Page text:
Louisiana’s Feufollet (which means “crazy fire” or “will-o’-the-wisp” in French) capture the timeless fun of a Cajun barn dance in their new video for “Red Light.”
The colorful song comes off their new album, Two Universes, out March 24, while its video was recorded at a Californian concert in May 2014. It goes to show that the universe of Cajun fans extends well beyond traditional Cajun country.
Kelli Jones-Savoy, lead singer and writer of “Red Light,” answered a few questions about the foot-tapping tune, which you’ll find just after the video’s world premiere.
CMT Edge: What makes a Cajun concert special compared to other shows?
Jones-Savoy: Well, besides being in French most of the time, Cajun music was traditionally meant to provide an atmosphere for people to dance in, which sets it apart from other styles of music in a lot of ways. When people went out to a dance back in the day, and still today, it was the end of the workday and people wanted to let loose, dance and have a good time with the people in their community. We have some original songs in our repertoire that stray from the traditional Cajun band sound, but we still keep that danceable energy at the forefront of our live shows.
Can you tell the story behind “Red Light”?
I’ve always been impressed with the people in my life that can make the best of difficult situations, and that sentiment was the inspiration for the lyrics of “Red Light.” I wrote it with a chorus that hearkens back to some of those old bluegrass gospel duets where the singers break apart and sing different words at the same time at certain points — I’ve always loved the intricacy in those songs. We played around and developed it a little further for the album and turned it into a duet between Chris Stafford and I, exchanging verses in addition to the back and forth harmony of the chorus.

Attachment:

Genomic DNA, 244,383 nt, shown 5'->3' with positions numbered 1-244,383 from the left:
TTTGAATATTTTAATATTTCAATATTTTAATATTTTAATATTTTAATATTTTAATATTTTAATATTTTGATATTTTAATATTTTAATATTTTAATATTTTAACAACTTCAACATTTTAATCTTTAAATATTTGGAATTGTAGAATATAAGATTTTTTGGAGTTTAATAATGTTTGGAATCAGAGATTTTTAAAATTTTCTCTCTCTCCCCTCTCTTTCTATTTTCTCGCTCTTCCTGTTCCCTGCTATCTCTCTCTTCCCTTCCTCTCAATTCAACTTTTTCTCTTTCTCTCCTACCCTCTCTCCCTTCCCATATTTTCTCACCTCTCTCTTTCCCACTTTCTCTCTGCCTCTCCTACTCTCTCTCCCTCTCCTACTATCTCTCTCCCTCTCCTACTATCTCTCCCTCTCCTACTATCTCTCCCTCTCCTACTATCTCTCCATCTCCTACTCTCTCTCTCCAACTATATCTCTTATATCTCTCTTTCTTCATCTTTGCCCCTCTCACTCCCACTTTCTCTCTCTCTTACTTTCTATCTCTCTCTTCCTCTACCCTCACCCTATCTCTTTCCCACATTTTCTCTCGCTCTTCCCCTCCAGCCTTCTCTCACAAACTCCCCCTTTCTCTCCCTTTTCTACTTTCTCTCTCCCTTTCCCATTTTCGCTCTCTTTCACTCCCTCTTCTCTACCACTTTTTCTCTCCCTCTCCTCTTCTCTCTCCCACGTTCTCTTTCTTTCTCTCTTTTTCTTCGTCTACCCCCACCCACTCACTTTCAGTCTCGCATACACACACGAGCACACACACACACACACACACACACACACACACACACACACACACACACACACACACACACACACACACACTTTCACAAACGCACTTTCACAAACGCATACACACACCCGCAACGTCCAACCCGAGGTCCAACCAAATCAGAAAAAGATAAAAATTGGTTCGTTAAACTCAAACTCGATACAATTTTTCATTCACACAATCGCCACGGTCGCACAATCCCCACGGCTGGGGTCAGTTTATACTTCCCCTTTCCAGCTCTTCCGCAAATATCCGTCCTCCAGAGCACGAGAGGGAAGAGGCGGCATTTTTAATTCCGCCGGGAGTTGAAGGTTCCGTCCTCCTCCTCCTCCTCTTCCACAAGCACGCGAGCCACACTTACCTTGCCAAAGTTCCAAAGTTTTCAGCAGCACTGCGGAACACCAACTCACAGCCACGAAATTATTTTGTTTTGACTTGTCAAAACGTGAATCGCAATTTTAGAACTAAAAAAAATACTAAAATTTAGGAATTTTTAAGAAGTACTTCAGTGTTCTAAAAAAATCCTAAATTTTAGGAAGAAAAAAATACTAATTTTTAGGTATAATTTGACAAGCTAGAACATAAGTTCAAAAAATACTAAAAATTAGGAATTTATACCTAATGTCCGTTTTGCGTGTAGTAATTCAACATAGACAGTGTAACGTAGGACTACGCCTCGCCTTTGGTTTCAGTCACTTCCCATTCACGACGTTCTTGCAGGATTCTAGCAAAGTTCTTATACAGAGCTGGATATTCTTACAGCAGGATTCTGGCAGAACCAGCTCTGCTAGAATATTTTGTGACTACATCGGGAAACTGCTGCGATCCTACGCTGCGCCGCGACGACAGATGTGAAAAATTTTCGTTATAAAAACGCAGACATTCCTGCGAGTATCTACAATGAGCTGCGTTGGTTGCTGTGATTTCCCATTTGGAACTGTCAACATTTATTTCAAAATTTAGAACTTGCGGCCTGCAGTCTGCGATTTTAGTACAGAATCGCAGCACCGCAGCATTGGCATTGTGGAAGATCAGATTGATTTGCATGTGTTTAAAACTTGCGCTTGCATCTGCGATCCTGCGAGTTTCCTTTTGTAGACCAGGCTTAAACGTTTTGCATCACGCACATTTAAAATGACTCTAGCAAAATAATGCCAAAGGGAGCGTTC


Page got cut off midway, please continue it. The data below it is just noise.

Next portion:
What stands out about the crowd you taped for this video?
We were playing at Ashkenaz, a dancehall in Berkeley, California, which is a bit different from the dance atmosphere when we play shows around where we live in Lafayette, Louisiana. It’s not too far off though — there is a surprising community of Cajun music lovers there in Berkeley and a lot of places throughout the world, actually. There are people we’ve all known for a long time that come out to our shows in Berkeley. We had a great crowd there that almost made it feel like an extension of the home that was over 2,000 miles away from us that night.